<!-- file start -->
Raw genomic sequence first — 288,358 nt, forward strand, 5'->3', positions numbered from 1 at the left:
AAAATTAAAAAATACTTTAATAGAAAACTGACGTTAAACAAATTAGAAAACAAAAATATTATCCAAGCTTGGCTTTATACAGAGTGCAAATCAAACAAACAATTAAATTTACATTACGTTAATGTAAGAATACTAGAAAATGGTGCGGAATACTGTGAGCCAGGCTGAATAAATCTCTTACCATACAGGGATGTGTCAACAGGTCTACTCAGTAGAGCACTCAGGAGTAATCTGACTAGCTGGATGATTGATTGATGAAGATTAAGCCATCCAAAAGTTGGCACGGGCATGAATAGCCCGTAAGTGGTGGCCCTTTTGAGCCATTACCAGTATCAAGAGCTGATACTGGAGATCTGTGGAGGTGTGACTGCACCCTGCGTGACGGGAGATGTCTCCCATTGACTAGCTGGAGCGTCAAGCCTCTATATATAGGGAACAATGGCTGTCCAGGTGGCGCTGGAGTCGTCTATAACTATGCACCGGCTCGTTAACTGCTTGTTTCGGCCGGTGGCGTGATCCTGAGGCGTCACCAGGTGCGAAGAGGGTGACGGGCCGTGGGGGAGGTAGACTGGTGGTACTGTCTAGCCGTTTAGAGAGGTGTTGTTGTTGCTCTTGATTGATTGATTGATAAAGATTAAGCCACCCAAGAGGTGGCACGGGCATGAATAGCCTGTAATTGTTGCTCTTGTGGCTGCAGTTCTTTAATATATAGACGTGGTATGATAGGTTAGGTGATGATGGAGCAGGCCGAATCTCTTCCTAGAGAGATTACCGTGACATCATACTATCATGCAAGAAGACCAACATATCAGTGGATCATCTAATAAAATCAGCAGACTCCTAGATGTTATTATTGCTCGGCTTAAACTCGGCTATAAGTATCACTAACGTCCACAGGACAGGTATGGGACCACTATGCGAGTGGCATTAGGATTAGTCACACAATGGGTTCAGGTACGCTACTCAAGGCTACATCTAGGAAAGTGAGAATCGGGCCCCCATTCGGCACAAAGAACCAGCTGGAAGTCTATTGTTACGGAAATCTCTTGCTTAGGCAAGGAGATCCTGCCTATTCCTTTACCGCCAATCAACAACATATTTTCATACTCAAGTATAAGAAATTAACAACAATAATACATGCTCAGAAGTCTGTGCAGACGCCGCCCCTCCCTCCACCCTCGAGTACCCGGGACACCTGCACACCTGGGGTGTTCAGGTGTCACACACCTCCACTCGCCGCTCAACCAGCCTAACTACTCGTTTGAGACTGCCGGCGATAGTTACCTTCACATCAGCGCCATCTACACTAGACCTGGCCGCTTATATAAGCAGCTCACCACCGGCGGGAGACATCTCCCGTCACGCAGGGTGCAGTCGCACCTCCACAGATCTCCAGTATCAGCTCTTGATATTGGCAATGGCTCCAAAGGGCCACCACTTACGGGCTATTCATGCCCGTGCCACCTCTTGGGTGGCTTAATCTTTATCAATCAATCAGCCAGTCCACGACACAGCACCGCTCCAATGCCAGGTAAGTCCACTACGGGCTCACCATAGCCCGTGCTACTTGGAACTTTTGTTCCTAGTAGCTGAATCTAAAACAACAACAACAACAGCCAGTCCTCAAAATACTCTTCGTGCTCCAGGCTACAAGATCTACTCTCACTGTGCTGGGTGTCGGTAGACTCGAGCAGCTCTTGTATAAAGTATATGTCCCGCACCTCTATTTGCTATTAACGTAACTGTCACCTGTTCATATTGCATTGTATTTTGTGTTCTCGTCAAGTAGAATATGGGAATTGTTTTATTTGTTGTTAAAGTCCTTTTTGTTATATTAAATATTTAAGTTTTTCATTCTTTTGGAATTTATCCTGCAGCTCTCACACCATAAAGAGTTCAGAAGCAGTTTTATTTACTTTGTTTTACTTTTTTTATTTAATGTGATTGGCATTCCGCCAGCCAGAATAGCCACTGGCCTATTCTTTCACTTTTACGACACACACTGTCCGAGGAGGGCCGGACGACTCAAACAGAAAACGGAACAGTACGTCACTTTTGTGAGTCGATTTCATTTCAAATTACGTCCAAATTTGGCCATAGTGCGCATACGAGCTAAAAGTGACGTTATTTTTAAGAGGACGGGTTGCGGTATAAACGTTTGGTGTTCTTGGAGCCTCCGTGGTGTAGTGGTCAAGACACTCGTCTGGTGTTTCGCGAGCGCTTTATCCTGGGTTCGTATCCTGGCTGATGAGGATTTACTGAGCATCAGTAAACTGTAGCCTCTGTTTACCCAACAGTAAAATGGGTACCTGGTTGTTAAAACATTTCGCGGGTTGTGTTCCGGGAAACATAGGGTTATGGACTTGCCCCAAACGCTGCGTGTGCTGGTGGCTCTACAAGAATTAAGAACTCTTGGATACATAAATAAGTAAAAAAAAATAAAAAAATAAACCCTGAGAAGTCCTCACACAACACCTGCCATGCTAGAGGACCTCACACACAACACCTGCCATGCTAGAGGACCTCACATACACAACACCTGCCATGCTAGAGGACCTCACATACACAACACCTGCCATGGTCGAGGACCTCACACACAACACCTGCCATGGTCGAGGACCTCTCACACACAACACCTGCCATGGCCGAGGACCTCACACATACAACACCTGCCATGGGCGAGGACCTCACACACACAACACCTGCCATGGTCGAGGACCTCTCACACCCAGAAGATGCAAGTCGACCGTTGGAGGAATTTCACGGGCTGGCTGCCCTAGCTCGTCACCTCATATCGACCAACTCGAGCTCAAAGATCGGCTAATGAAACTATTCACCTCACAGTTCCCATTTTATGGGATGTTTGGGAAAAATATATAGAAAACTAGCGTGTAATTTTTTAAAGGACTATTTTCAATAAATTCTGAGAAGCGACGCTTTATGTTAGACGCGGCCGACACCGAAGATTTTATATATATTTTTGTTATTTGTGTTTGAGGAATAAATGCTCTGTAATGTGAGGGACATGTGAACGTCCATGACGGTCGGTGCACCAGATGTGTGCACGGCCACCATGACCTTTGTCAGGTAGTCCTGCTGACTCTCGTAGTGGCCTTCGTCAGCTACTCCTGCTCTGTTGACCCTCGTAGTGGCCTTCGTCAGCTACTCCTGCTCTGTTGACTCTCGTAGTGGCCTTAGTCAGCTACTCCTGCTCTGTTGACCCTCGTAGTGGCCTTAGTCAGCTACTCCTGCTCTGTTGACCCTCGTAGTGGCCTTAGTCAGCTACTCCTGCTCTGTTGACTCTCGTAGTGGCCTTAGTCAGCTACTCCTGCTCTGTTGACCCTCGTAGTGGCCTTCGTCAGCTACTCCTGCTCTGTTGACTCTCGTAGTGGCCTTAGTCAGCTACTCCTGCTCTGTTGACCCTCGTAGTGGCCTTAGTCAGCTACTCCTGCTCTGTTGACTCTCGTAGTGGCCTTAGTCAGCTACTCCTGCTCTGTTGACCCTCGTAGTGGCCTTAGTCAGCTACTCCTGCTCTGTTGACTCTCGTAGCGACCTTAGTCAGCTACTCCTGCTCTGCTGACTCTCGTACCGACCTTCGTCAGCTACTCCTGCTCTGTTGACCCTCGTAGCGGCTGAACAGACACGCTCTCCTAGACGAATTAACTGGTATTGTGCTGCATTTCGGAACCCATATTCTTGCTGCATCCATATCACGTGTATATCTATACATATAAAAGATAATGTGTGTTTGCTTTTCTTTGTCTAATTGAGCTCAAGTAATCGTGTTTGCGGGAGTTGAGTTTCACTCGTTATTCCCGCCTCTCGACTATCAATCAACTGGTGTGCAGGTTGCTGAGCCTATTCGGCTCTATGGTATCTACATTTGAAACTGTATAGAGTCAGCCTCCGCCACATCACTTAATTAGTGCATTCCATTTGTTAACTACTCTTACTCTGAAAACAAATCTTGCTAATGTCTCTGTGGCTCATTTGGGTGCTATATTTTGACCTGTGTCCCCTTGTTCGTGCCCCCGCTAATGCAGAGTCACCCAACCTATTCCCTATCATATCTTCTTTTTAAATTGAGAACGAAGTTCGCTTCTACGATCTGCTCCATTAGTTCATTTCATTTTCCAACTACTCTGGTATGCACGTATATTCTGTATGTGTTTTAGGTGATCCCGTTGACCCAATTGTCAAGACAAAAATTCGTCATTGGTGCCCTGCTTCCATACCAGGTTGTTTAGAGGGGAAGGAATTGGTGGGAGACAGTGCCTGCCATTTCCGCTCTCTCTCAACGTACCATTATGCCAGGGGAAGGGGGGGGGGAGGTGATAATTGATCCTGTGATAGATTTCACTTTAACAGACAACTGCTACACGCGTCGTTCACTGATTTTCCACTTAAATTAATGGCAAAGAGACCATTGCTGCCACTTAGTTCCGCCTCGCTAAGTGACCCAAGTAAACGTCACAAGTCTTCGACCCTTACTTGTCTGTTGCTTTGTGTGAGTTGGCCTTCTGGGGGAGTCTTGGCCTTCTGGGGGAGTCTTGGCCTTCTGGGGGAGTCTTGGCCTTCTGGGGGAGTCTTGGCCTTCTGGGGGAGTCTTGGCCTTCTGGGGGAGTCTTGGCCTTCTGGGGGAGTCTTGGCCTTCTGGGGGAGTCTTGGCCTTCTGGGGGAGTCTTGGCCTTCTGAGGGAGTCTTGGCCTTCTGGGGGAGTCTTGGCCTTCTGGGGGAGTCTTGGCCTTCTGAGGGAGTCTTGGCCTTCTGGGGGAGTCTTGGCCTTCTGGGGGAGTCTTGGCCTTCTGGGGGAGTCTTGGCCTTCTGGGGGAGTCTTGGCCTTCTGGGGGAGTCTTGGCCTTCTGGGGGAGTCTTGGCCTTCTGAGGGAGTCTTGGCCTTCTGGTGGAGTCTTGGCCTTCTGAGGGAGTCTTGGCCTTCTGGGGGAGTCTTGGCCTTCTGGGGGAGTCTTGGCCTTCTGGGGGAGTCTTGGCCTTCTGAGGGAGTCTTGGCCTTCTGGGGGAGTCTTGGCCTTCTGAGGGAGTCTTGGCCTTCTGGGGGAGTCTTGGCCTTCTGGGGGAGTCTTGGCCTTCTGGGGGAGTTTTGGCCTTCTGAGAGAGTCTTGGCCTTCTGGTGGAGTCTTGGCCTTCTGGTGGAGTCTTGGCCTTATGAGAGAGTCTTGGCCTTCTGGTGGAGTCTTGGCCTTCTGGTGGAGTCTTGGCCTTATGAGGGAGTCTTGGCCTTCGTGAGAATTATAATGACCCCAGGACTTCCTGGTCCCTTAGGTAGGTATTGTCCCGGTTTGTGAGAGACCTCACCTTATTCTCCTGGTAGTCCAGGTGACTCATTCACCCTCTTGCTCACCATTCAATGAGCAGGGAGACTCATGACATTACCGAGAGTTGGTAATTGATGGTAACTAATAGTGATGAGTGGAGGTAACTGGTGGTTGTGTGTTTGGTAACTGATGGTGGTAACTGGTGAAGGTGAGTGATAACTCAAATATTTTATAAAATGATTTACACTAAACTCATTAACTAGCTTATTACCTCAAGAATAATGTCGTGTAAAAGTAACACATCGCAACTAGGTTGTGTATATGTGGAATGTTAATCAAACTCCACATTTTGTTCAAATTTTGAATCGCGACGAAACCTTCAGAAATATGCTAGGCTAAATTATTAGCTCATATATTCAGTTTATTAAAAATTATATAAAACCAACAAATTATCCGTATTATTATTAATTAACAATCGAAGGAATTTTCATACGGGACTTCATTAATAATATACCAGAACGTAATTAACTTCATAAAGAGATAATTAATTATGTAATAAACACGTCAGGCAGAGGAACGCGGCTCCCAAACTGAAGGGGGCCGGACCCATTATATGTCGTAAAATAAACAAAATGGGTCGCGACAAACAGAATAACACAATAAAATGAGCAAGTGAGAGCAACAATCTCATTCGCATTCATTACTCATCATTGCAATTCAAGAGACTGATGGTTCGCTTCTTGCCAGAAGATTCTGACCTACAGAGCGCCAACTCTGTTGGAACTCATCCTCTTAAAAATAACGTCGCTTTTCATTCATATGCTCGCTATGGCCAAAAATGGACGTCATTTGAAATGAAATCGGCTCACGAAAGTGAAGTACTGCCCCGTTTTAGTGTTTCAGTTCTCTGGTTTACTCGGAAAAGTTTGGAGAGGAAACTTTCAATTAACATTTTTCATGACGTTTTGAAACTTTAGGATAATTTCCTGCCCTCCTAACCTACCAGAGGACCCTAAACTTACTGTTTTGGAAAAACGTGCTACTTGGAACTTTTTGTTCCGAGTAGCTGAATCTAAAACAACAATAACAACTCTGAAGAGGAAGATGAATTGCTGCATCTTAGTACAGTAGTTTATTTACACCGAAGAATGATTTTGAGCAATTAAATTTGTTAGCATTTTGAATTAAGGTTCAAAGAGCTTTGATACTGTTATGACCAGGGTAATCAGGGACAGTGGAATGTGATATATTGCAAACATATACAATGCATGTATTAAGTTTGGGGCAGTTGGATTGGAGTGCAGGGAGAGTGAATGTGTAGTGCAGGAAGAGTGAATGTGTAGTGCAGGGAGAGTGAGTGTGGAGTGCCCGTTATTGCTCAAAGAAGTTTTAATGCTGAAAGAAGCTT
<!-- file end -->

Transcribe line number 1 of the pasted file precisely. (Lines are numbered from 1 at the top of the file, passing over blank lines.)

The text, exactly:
Raw genomic sequence first — 288,358 nt, forward strand, 5'->3', positions numbered from 1 at the left: